Three marketing tips for digital startups and how Ustad Zakir Hussain helped mobile music startup Twaang

Three marketing tips for digital startups and how Ustad Zakir Hussain helped mobile music startup Twaang

Friday February 07, 2014,

4 min Read

When the world’s greatest tabla player tells an audience of over a thousand fans that they must use your product, what exactly does that do for a startup?

One heck of a lot, as mobile music startup Twaang’s co-founder Vishnu Raned will tell us; because that is exactly what happened when tabla legend Zakir Hussain wrapped up his recent concert with veena maestro Jayanthi Kumaresh. 

Their Bangalore performance, the first time that these outstanding artistes were on stage together, was the 2014 kickoff event for online music library Twaang. The solos and jugalbandis of the artistes drew a standing ovation, and Ustad Zakir Hussain afterwards thanked the organisers and the music startup Twaang (jokingly referring to them as Twaaaaaaaaaaaang!).


“This event was rather special in terms of timing as we just started accepting pre-orders for the paid subscription-version of Twaang,” says Raned. At present, the music app is free on platforms like android; the service will soon become a paid feature for Rs 199 per month. Twaang’s repertory includes Carnatic, Hindustani, folk, fusion and devotional music, in studio and live recordings. 

Raned shared with YourStory some exclusive insights on how they planned the event and what it achieved for them.

In order of importance, the top four objectives for Twaang in running such events are: (i) access to audience who represent a high potential of being paid users of the Twaang app (ii) brand building (iii) cash generation to help bootstrap the venture  (iv) creation of new exclusive content.

Last year, only three of these objectives were met during the promotional concerts, but this year they managed to nail all four, claims Raned.

“The capacity of Chowdiah Hall in Bangalore is 1,011 and we sold 903 tickets,” he says. The rest were reserved seats for press, venue management, friends and family. “We had a full house,” sums up Raned.

Tickets were priced at Rs 4,000, Rs 2,000 and Rs. 1,000. The company generated enough profits to reinvest and increase its marketing spend targeted towards acquiring paying customers. “The profits from this one concert cover our costs for 1.5 quarters,” says Raned.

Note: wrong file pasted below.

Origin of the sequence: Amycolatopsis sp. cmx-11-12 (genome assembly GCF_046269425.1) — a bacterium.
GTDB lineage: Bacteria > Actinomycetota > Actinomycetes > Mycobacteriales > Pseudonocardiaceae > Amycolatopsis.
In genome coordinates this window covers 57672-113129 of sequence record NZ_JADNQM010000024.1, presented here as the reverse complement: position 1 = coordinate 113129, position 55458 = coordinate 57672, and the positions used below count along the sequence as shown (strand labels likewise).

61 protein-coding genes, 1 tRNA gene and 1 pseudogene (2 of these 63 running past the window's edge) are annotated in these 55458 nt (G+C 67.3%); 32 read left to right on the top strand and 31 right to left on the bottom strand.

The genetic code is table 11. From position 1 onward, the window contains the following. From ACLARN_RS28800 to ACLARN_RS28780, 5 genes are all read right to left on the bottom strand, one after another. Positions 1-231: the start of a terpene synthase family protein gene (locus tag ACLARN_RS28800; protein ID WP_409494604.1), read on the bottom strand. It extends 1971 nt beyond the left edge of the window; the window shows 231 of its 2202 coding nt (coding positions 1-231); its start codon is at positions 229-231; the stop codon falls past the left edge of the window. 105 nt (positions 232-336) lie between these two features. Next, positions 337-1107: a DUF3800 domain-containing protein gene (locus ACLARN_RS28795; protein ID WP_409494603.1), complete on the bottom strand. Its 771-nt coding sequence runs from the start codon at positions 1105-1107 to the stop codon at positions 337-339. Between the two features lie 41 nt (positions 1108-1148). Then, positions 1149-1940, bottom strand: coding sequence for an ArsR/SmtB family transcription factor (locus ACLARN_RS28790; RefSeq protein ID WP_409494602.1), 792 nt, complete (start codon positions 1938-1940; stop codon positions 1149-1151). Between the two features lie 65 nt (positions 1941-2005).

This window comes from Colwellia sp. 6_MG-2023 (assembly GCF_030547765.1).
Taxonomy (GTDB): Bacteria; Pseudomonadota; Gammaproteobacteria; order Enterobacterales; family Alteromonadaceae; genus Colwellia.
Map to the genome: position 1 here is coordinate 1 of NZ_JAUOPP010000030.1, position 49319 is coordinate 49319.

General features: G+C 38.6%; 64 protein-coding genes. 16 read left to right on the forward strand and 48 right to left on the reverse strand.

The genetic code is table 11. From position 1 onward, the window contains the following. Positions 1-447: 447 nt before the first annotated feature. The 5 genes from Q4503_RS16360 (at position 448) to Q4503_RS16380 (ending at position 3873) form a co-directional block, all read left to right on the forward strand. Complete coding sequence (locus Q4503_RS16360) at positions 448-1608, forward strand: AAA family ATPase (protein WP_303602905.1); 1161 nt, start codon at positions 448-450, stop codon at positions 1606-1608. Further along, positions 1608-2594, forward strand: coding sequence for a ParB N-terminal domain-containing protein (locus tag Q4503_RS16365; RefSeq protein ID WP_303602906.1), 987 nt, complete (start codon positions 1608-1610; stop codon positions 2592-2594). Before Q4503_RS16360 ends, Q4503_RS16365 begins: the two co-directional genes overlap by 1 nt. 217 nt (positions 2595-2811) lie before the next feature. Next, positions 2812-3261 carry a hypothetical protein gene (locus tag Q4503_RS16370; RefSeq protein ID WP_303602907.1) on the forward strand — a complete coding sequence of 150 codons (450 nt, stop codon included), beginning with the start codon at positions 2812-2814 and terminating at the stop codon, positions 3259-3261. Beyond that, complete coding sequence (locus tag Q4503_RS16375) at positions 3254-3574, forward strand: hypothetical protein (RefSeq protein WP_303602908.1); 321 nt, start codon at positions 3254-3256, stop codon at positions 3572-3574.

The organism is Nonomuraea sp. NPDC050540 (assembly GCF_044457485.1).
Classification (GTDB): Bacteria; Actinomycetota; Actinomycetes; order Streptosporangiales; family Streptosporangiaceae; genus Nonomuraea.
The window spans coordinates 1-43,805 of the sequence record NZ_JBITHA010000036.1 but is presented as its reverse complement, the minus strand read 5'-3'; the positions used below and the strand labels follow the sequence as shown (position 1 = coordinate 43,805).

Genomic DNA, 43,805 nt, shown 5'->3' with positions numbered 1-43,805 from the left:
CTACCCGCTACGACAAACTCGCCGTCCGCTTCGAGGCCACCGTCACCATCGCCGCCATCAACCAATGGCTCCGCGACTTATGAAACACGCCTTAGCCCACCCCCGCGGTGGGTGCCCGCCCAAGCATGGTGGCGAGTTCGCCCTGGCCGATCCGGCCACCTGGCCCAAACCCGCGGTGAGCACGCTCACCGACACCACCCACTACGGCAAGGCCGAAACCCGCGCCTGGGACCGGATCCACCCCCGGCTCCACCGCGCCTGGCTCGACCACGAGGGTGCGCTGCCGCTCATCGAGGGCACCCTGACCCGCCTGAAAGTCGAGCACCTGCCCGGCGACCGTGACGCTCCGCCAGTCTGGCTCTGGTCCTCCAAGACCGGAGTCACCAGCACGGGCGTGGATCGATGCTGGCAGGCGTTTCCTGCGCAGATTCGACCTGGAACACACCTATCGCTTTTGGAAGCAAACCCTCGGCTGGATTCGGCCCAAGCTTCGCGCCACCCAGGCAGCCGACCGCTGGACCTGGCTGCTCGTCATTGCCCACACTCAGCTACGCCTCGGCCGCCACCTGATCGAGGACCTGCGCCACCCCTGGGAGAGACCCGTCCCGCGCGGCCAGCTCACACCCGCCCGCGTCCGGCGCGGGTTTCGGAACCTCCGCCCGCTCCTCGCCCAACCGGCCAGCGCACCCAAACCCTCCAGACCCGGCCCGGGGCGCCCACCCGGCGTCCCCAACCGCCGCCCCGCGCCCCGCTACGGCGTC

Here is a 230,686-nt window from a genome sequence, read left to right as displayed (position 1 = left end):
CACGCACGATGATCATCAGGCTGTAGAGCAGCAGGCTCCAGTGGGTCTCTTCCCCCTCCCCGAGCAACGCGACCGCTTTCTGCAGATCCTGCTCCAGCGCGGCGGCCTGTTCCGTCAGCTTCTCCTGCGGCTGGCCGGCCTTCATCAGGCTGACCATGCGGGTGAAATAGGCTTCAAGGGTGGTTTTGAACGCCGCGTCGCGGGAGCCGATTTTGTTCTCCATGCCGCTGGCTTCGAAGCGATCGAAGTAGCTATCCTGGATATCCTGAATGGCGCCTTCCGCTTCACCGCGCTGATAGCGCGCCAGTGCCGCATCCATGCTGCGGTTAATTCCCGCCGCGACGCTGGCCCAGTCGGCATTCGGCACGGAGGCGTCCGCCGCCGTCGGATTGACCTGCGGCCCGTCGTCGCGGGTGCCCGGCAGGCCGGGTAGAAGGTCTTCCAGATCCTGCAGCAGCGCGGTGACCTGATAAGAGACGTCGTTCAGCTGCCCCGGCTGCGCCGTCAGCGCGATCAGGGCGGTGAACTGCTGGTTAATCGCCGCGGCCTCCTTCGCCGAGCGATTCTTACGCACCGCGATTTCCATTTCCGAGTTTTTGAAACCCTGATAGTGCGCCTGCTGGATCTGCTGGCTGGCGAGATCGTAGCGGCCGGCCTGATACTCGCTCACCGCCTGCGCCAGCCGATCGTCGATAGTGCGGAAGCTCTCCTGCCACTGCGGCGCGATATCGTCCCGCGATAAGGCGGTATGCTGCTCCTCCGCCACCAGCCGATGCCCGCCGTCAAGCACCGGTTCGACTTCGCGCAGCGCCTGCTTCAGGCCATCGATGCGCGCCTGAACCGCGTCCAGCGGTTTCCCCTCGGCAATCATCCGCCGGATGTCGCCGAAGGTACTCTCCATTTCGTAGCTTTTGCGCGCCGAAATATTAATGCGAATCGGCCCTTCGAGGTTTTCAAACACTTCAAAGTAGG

Twaang also ran newspaper and radio ads. Newspaper ads ran every day in the week leading up to the concert. Radio station Fever FM teamed up for radio ads and contests in the same week; Raned says the ad spend was under Rs.1 lakh.

Direct reach to consumers was estimated at around 20,000; indirect reach through partner promotions was over 75,000. Direct likes via Facebook were over 500 and direct shares over 60, says Raned.

“We added 1,600 new Twaang users in the week of the concert primarily driven by visibility generated through the event. A large portion of this audience has the potential to convert to paid users,” claims Raned.

The audience enthusiasm was so overwhelming that Raned says his team already began to think about their next event that very night. Local news media also picked up audience comments, such as: “I don’t think words are enough to express how much I enjoyed this evening,” and “It was a memorable concert.”

“We are becoming known for the high quality and exclusivity of non-film music content we bring to the table. Marketing activities such as this help drive our brand value deeper into the minds of consumers. Also, with over 300 new albums lined up for release over the next 12-14 months, our engagement and user retention rates are very high,” says Raned, summing up the experience.

Each such experience, successful or not, should be treated as a learning experience, and Twaang’s co-founder says a key learning has been that they must continue putting together attractive and unique artiste line-ups that would help achieve the growth objectives. 

“Deeper digital engagement with the audience and potential users before and after each future event is key since the subscription version will be live soon and the event will give us the opportunity to directly get paid users on board,” says Raned, looking ahead at the next concerts in 2014.

Here are Raned’s Top 3 recommendations to startups on how to do offline and online promotions:

  • Start with a small budget but run targeted ads online. Twaang’s daily spend is Rs.300- 350 – a small but effective amount.
  • Ads on social media like Facebook and Twitter can drive actual users, as opposed to just downloads. Twaang adds about 250-300 new users every day and over 60% of that comes from Facebook. Using Twitter for ads is still largely untapped and can potentially be cheaper than running ads on Facebook or Google.
  • Run offline promotions and activities that pay off themselves and/or have immediate conversions. It represents an opportunity to get in front of consumers and get an immediate conversion. After all, one paying customer is better than 10 ‘free’ consumers!

Related article:

Mobile music startup Twaang ropes in Zakir Hussain to kick off their 2014 concert series

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